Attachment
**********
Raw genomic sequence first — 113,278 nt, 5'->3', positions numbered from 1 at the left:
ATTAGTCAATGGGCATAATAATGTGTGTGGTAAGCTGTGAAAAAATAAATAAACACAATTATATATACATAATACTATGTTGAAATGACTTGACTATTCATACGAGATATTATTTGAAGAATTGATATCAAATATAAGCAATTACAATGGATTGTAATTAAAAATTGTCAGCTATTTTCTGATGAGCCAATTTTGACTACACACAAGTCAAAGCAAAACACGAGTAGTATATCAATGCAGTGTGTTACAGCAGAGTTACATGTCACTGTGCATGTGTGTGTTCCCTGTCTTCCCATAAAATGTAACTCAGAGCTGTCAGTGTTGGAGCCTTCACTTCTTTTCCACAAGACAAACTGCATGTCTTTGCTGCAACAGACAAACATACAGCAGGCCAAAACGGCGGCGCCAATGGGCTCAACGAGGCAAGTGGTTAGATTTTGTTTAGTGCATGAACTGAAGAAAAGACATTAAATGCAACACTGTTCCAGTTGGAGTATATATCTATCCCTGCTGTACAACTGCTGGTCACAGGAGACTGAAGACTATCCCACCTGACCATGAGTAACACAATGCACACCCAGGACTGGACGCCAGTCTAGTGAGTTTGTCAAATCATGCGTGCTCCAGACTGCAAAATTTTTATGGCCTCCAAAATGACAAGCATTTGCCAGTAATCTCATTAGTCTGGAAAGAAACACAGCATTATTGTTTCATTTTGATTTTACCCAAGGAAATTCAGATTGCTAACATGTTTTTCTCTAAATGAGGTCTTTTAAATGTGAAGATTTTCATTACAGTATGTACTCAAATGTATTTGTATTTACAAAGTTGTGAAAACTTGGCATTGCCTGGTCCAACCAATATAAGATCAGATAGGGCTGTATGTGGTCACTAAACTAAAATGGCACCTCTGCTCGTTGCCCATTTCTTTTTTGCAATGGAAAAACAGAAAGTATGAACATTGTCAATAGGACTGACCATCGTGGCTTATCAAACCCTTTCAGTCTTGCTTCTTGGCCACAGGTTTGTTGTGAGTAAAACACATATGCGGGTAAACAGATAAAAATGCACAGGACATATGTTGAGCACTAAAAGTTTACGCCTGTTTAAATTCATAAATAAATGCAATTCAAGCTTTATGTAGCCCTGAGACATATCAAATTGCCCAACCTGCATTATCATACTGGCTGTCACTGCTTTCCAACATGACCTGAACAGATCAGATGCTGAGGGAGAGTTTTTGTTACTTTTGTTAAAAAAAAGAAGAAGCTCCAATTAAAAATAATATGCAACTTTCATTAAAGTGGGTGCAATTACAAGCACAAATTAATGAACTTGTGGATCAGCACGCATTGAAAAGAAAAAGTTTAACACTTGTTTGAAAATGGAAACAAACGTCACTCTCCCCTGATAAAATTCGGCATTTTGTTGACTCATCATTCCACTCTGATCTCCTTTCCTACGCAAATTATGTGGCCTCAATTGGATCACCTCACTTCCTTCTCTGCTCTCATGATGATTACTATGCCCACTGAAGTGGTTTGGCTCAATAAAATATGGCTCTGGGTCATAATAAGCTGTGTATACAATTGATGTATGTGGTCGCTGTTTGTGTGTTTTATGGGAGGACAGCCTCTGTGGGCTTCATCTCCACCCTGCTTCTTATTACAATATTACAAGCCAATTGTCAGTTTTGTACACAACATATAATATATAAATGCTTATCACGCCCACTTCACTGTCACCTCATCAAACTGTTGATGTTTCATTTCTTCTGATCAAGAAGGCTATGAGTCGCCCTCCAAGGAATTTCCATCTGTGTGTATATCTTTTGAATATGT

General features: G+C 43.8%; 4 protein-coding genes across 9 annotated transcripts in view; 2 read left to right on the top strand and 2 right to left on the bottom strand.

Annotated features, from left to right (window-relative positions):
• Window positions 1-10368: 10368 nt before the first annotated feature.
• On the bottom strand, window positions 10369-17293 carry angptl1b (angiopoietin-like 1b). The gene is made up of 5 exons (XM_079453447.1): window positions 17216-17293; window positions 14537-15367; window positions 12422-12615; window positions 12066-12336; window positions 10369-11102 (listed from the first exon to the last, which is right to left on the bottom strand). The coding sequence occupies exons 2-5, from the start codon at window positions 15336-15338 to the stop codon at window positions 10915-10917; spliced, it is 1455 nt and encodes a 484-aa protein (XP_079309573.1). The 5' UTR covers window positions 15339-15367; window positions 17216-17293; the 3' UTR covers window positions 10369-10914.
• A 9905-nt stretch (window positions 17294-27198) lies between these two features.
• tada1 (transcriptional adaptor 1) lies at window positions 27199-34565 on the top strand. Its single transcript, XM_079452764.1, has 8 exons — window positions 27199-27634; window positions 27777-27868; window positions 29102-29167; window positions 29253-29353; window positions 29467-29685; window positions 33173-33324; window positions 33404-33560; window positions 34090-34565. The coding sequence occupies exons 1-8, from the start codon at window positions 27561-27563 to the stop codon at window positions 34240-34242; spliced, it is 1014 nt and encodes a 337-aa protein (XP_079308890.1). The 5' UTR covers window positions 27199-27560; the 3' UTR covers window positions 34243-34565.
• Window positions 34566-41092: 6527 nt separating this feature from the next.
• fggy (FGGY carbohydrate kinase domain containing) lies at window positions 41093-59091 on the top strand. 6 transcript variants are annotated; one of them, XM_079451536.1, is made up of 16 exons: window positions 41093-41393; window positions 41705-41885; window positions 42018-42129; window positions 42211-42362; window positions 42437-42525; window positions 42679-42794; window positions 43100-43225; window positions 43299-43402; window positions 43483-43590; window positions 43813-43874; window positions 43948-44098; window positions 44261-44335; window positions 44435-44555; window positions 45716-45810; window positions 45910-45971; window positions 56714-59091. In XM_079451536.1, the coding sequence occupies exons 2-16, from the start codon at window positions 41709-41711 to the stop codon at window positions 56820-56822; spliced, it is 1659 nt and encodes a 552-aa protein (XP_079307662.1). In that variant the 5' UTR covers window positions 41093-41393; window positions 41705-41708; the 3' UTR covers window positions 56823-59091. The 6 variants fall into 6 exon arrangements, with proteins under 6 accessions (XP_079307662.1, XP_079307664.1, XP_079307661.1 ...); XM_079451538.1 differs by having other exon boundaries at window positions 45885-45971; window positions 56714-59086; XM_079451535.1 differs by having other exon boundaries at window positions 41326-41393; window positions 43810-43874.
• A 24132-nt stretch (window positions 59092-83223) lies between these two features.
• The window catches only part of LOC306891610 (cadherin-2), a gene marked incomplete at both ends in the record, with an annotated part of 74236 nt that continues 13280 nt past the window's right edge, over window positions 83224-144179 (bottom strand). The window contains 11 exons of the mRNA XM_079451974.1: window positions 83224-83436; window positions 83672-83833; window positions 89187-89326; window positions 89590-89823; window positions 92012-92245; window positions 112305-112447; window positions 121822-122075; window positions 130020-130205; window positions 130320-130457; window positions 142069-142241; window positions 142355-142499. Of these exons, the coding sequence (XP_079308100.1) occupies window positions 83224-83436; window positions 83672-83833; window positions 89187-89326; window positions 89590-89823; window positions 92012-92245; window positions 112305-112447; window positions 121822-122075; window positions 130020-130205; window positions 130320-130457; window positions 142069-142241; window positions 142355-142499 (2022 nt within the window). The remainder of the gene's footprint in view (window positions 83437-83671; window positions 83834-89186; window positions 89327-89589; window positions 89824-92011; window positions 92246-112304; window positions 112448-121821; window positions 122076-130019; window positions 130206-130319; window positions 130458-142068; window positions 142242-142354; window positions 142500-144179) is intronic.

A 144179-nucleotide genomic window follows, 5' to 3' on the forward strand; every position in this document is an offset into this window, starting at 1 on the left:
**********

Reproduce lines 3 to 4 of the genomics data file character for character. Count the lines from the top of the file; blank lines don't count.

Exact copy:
General features: G+C 43.8%; 4 protein-coding genes across 9 annotated transcripts in view; 2 read left to right on the top strand and 2 right to left on the bottom strand.

Annotated features, from left to right (window-relative positions):